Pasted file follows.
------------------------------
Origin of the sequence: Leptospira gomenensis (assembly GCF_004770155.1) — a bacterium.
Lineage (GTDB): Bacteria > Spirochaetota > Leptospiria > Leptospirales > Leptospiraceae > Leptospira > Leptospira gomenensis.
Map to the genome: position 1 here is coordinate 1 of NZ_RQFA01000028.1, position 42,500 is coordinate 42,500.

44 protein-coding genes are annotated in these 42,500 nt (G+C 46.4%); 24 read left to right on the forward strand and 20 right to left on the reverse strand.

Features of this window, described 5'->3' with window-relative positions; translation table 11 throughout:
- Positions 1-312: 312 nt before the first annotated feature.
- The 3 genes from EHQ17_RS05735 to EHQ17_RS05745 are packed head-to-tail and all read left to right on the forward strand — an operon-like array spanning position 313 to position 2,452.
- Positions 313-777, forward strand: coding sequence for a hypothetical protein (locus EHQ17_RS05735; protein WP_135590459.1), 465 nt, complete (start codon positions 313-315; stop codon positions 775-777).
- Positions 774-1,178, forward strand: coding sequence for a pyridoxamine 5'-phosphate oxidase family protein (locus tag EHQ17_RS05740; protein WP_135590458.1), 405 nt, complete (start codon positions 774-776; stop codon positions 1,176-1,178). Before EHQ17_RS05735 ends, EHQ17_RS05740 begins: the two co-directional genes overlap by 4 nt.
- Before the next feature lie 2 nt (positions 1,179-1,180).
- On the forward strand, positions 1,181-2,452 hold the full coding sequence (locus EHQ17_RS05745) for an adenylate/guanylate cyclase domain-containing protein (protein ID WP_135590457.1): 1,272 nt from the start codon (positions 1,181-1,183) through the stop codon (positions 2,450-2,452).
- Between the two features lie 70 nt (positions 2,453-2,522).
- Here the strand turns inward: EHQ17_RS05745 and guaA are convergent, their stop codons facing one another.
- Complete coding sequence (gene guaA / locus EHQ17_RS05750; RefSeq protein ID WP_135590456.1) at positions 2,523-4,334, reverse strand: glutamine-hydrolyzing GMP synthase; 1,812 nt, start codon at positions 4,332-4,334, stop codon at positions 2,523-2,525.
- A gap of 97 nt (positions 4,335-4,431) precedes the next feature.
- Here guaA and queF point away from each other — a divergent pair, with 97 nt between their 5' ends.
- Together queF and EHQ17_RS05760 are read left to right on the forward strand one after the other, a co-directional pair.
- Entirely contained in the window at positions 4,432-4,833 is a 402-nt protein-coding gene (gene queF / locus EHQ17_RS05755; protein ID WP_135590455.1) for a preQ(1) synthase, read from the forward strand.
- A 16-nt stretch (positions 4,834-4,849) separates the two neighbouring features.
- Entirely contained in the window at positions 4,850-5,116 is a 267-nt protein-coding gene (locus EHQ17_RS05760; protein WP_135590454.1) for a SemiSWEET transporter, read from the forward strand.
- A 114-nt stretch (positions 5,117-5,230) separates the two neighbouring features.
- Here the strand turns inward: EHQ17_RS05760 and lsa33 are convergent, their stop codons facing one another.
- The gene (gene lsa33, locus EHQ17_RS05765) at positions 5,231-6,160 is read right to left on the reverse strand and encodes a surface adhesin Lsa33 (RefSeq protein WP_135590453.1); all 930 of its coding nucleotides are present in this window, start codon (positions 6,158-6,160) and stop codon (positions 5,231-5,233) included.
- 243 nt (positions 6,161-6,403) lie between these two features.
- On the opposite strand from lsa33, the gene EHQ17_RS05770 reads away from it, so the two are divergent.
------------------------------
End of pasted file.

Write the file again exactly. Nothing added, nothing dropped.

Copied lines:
Origin of the sequence: Leptospira gomenensis (assembly GCF_004770155.1) — a bacterium.
Lineage (GTDB): Bacteria > Spirochaetota > Leptospiria > Leptospirales > Leptospiraceae > Leptospira > Leptospira gomenensis.
Map to the genome: position 1 here is coordinate 1 of NZ_RQFA01000028.1, position 42,500 is coordinate 42,500.

44 protein-coding genes are annotated in these 42,500 nt (G+C 46.4%); 24 read left to right on the forward strand and 20 right to left on the reverse strand.

Features of this window, described 5'->3' with window-relative positions; translation table 11 throughout:
- Positions 1-312: 312 nt before the first annotated feature.
- The 3 genes from EHQ17_RS05735 to EHQ17_RS05745 are packed head-to-tail and all read left to right on the forward strand — an operon-like array spanning position 313 to position 2,452.
- Positions 313-777, forward strand: coding sequence for a hypothetical protein (locus EHQ17_RS05735; protein WP_135590459.1), 465 nt, complete (start codon positions 313-315; stop codon positions 775-777).
- Positions 774-1,178, forward strand: coding sequence for a pyridoxamine 5'-phosphate oxidase family protein (locus tag EHQ17_RS05740; protein WP_135590458.1), 405 nt, complete (start codon positions 774-776; stop codon positions 1,176-1,178). Before EHQ17_RS05735 ends, EHQ17_RS05740 begins: the two co-directional genes overlap by 4 nt.
- Before the next feature lie 2 nt (positions 1,179-1,180).
- On the forward strand, positions 1,181-2,452 hold the full coding sequence (locus EHQ17_RS05745) for an adenylate/guanylate cyclase domain-containing protein (protein ID WP_135590457.1): 1,272 nt from the start codon (positions 1,181-1,183) through the stop codon (positions 2,450-2,452).
- Between the two features lie 70 nt (positions 2,453-2,522).
- Here the strand turns inward: EHQ17_RS05745 and guaA are convergent, their stop codons facing one another.
- Complete coding sequence (gene guaA / locus EHQ17_RS05750; RefSeq protein ID WP_135590456.1) at positions 2,523-4,334, reverse strand: glutamine-hydrolyzing GMP synthase; 1,812 nt, start codon at positions 4,332-4,334, stop codon at positions 2,523-2,525.
- A gap of 97 nt (positions 4,335-4,431) precedes the next feature.
- Here guaA and queF point away from each other — a divergent pair, with 97 nt between their 5' ends.
- Together queF and EHQ17_RS05760 are read left to right on the forward strand one after the other, a co-directional pair.
- Entirely contained in the window at positions 4,432-4,833 is a 402-nt protein-coding gene (gene queF / locus EHQ17_RS05755; protein ID WP_135590455.1) for a preQ(1) synthase, read from the forward strand.
- A 16-nt stretch (positions 4,834-4,849) separates the two neighbouring features.
- Entirely contained in the window at positions 4,850-5,116 is a 267-nt protein-coding gene (locus EHQ17_RS05760; protein WP_135590454.1) for a SemiSWEET transporter, read from the forward strand.
- A 114-nt stretch (positions 5,117-5,230) separates the two neighbouring features.
- Here the strand turns inward: EHQ17_RS05760 and lsa33 are convergent, their stop codons facing one another.
- The gene (gene lsa33, locus EHQ17_RS05765) at positions 5,231-6,160 is read right to left on the reverse strand and encodes a surface adhesin Lsa33 (RefSeq protein WP_135590453.1); all 930 of its coding nucleotides are present in this window, start codon (positions 6,158-6,160) and stop codon (positions 5,231-5,233) included.
- 243 nt (positions 6,161-6,403) lie between these two features.
- On the opposite strand from lsa33, the gene EHQ17_RS05770 reads away from it, so the two are divergent.